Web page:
In “Is Bigger Always Better?“, attorney Michael C. Larson talks about the pull to come home to the small town law practice his great-grandfather started in spite of the occasional law school daydream of a big law career. For Mr. Larson, bigger was not better, it is the little things, the personal connection to his work and to his clients that make his career fulfilling – as he puts it: “There is something to say about being not only intellectually invested, but emotionally invested in your clientele.  I get to see first-hand the way I affect people’s lives.”

Corey Bruning discusses how he went from zero to his first jury trial in about 15 minutes in “Rural Practice Realized: A Success Story” – well, not quite in 15 minutes, there was a bit of set up before hand. Mr. Bruning is a second career attorney, Deputy State’s Attorney and partner in a small town (his hometown) law practice. As of this month, he’s six months into a law practice that covers everything from criminal prosecution to estate work, family law to business law and everything in between. Sounds like a typical rural law practice to me.

Becoming A Rural Lawyer - A Personal Guide to Establishing a Small Town Practice by Bruce CameronWell, it’s official – Becoming a Rural Lawyer is here. Like RuralLawyer the blog, RuralLawyer the book is designed to help you decide if you’re meant to practice in the 128,000 small towns dotting the US landscape. Becoming a Rural Lawyer looks at the myths of practicing in small towns, discusses emerging areas of rural practice, talks about the rhythms and (unwritten) rules of small town life, and  includes advice, tips, and words of wisdom from rural lawyers from across the US.

Becoming a Rural Lawyer is available through Amazon.com (where I welcome your impressions of the book).

Wild Turkeys

I awoke this morning with devout thanksgiving for my friends, the old and the new.– Ralph Waldo Emerson

Living around farmers reminds one that life is an ephemeral thing, something that waxes and wanes with nature’s rhythms (today’s pig is tomorrow’s bacon) but, for the vast majority of us these small reminders are merely items of interest and not something that we focus on (the chicken that provided the eggs for your breakfast was interested in it, the pig that provided the bacon was really focused on it). Yet, when a friend’s holiday letter mentions they’ve been diagnosed with a stage 4 glioblastoma a few weeks prior, I find myself becoming a bit more focused, so this Thanksgiving, I find myself a bit more thankful for my health, my friends, and my family. I also find myself reviewing my office’s “in case of …” kit.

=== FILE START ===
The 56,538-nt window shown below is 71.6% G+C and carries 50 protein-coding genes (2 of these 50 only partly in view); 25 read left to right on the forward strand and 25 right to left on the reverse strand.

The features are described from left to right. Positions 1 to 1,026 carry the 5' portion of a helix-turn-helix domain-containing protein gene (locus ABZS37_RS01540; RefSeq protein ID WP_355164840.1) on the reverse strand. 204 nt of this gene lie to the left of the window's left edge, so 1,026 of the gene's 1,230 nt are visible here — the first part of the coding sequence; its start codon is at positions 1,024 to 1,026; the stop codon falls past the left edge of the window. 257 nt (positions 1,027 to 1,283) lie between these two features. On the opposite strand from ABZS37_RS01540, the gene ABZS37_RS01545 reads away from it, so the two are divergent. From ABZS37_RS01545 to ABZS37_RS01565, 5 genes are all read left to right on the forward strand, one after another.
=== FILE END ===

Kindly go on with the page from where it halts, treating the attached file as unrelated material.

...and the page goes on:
My “in case of …” kit is basically my backup system for me. Basically, it’s a set of documents that provide a quick guide to my filing system, mission critical software, and basic procedures so that my backup attorney has some rudimentary grasp of how to either run my practice in the short term or close it down if necessary. Ideally, I would review my kit on a regular basis (hey, I back up my computer daily, I should at least back up myself every few months), but the reality is that it takes life handing me a good swift kick before I get the impetus to block out the time. This year, it looks like I have something to do on Black Friday other than being mauled at the mall.

Happy Thanksgiving and Slàinte mhòr agus a h-uile beannachd duibh (’cause gaelic makes a nice change from latin).

How many a man has dated a new era in his life from the reading of a book.Henry David Thoreau

Yesterday, Carolyn Elefant announced that the second edition of her book Solo by Choice (actually it is a two volume set – there is also a companion volume entitled, appropriately, Solo by Choice, The Companion Guide). In a nutshell, Solo by Choice 2011-2012 brings the original work into the age of Social Media, Cloud Computing and the realities of being a post-2008 economic collapse solo attorney and adds to Carolyn’s remarkably lucid and thoughtful prose the voices of other solo attorneys – basically, Carolyn explains the theory, the greek chorus provides a bit of in-the-trenches reality.